To be honest, after the rush of totality, the slow march of partials out of the eclipse doesn’t feel that thrilling, but I dutifully photographed at the intended time intervals until fourth contact, and left the intervalometer on the wide angle camera running until the sun sank out of the frame.

A composite sequence of eclipse phases. Partial phases were photographed at 1/500s, f/8, ISO100. Total is a 5 frame exposure stack bracketed from 1/8000 to 1/15, f/8, ISO100. Frequency separation was performed to bring out some extra detail in the corona.


In wildlife photography, this is generally where things get boring. There’s usually not that much you can tastefully do in post with wildlife photography. It’s kind of the sport of getting everything “right” in a single shot, in camera. In astrophotography and landscape photography, the story can be very different. I’m terrible at both of them, with no experience whatsoever in advanced techniques, but I thought I’d give it a shot anyway.

My typical workflow as of this writing is to use DxO PhotoLab for raw development, and finish processing to taste in Affinity Photo. I’ve used these since I switched from a laptop running Arch Linux to the current photo-processing drudge, a 2021 M1 MacBook Pro. I haven’t used Lightroom or Photoshop, but seeing as most of the techniques I’ve attempted were adapted directly from techniques written for the Adobe family of products, they can be adapted right back again.

Telephoto corona

The solar corona exhibits massive dynamic range. An exposure that works for the brightest innermost corona won’t capture the faint streamers several solar radii out. Reciprocally, an exposure that can capture the faint outer limits will blow out the interior. So, if one wishes to make an image of the whole corona (at least… the whole corona in the frame…), the only option is to compress the dynamic range with exposure stacking.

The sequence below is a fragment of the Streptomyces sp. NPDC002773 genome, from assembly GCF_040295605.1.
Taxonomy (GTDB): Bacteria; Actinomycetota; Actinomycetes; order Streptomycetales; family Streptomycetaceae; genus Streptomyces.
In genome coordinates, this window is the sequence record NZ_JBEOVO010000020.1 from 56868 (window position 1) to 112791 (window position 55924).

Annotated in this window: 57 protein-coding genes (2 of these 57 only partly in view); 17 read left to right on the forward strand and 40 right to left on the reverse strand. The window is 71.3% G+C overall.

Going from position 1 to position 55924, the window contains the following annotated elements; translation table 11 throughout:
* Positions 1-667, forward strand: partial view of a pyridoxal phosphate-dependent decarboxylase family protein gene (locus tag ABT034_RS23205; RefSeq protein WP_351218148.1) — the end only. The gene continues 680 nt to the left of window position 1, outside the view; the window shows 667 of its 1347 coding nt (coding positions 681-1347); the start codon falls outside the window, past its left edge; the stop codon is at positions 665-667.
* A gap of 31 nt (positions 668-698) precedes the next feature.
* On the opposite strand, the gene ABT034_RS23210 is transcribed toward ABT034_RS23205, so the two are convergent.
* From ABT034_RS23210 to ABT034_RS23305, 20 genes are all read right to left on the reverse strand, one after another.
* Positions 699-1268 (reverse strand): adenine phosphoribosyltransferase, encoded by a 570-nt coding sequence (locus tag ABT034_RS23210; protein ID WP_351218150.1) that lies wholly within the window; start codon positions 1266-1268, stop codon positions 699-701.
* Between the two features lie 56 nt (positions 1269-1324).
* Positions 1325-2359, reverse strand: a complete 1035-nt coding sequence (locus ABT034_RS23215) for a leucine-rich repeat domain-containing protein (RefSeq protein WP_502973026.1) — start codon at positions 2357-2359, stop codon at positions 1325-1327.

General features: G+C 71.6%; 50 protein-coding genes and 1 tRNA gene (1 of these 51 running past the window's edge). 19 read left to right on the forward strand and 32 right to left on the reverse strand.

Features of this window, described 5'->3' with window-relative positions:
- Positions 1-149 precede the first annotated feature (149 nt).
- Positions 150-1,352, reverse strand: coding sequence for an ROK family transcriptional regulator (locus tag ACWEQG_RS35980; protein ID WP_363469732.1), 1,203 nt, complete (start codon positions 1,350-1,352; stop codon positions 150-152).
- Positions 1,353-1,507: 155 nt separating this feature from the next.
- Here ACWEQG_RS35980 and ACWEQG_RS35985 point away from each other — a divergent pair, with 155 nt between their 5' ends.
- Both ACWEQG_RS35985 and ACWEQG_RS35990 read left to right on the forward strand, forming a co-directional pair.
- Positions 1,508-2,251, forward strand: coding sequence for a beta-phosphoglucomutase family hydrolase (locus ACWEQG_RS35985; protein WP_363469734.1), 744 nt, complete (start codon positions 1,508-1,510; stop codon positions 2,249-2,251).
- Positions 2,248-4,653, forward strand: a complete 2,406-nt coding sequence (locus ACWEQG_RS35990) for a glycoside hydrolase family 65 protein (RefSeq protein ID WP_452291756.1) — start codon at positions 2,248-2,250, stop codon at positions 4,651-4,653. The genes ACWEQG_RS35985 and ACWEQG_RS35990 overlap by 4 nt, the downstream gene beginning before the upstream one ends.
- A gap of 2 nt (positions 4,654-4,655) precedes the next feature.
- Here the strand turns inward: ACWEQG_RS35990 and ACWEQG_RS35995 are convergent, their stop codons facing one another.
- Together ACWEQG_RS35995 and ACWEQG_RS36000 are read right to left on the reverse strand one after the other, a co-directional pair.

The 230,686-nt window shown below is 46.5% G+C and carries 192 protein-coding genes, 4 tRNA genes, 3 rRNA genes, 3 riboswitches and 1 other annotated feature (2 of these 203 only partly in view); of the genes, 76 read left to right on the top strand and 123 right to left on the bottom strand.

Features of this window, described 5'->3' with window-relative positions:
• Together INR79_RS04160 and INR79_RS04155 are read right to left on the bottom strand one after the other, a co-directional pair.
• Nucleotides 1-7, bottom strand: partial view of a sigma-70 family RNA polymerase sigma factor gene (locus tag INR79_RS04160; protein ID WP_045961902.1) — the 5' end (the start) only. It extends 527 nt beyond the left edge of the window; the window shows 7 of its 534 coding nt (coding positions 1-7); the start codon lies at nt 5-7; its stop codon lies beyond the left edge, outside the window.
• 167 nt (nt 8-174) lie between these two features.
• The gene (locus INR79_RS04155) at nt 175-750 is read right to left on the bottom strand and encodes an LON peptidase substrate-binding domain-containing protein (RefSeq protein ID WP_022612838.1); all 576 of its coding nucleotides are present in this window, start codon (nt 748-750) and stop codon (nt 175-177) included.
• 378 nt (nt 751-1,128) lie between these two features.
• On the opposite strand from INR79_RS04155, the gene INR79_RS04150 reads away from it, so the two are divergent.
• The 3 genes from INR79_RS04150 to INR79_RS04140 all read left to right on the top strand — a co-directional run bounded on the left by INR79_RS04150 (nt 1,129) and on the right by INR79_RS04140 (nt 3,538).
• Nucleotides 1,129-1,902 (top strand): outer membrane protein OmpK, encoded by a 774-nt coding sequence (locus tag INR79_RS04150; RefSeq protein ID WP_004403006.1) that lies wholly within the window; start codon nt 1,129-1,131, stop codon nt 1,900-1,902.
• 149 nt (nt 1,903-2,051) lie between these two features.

The easiest thing to start is one set of bracketed shots, which are already, hypothetically, aligned:

7 bracketed shots, taken in one burst during totality, ranging from 1/8000s to 1/3s, f/8, ISO800, 840mm effective focal length. (As you can see, 840mm actually misses a fair bit of the corona at solar maximum.)

Hypothesis doesn’t exactly bear out in reality, though… I needed to manually fine-tune the alignment for all seven layers, using the difference blend mode and solar prominences to line up the apparent edges of the moon. This was fiddly, and I don’t have much confidence that the resulting stacks are as accurate as possible. These are two results from the stack of the above seven-shot bracket, also featured at the top of the post:

This image was created by exposure stacking the above seven-shot bracket. They were stacked bottom-up from brightest to darkest, with layer opacities as follows: 100, 50, 40, 30, 25, 14, 8. The bright frame was reprocessed to bring out earthshine detail on the moon, aligned and masked over the other layers. Final adjustments were made to taste.

Frequency separation was performed on the same base stack as the left image by creating a radial blur of merged visible layers, and subtracting the blurred layer from the below visible data. A uniform layer of 128 gray was added to this high frequency data. Levels were adjusted to exaggerate some of the highest frequency data, and this layer was multiplied over the base stack. This method is described in better detail by Fred Espenak here. Final adjustments were made to taste.